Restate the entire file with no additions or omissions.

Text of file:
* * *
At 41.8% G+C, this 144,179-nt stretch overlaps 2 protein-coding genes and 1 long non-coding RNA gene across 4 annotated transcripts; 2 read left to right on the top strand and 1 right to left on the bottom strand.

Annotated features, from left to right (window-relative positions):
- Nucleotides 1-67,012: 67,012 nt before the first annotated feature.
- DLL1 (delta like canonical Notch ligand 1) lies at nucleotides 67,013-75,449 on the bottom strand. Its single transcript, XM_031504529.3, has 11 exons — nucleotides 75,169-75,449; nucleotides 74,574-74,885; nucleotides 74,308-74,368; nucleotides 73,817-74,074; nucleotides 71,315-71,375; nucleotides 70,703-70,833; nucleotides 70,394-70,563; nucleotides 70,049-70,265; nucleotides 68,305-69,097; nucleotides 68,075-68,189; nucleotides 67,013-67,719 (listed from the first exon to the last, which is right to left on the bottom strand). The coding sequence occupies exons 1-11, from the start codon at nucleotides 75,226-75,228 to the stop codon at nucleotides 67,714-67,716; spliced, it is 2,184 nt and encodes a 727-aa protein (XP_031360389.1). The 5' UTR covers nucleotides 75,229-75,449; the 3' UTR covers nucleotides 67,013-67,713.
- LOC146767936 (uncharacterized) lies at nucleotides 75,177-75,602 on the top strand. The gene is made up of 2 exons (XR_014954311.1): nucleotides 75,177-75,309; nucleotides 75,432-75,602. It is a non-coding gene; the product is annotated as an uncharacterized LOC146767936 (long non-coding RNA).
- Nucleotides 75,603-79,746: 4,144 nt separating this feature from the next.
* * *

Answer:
At 41.8% G+C, this 144,179-nt stretch overlaps 2 protein-coding genes and 1 long non-coding RNA gene across 4 annotated transcripts; 2 read left to right on the top strand and 1 right to left on the bottom strand.

Annotated features, from left to right (window-relative positions):
- Nucleotides 1-67,012: 67,012 nt before the first annotated feature.
- DLL1 (delta like canonical Notch ligand 1) lies at nucleotides 67,013-75,449 on the bottom strand. Its single transcript, XM_031504529.3, has 11 exons — nucleotides 75,169-75,449; nucleotides 74,574-74,885; nucleotides 74,308-74,368; nucleotides 73,817-74,074; nucleotides 71,315-71,375; nucleotides 70,703-70,833; nucleotides 70,394-70,563; nucleotides 70,049-70,265; nucleotides 68,305-69,097; nucleotides 68,075-68,189; nucleotides 67,013-67,719 (listed from the first exon to the last, which is right to left on the bottom strand). The coding sequence occupies exons 1-11, from the start codon at nucleotides 75,226-75,228 to the stop codon at nucleotides 67,714-67,716; spliced, it is 2,184 nt and encodes a 727-aa protein (XP_031360389.1). The 5' UTR covers nucleotides 75,229-75,449; the 3' UTR covers nucleotides 67,013-67,713.
- LOC146767936 (uncharacterized) lies at nucleotides 75,177-75,602 on the top strand. The gene is made up of 2 exons (XR_014954311.1): nucleotides 75,177-75,309; nucleotides 75,432-75,602. It is a non-coding gene; the product is annotated as an uncharacterized LOC146767936 (long non-coding RNA).
- Nucleotides 75,603-79,746: 4,144 nt separating this feature from the next.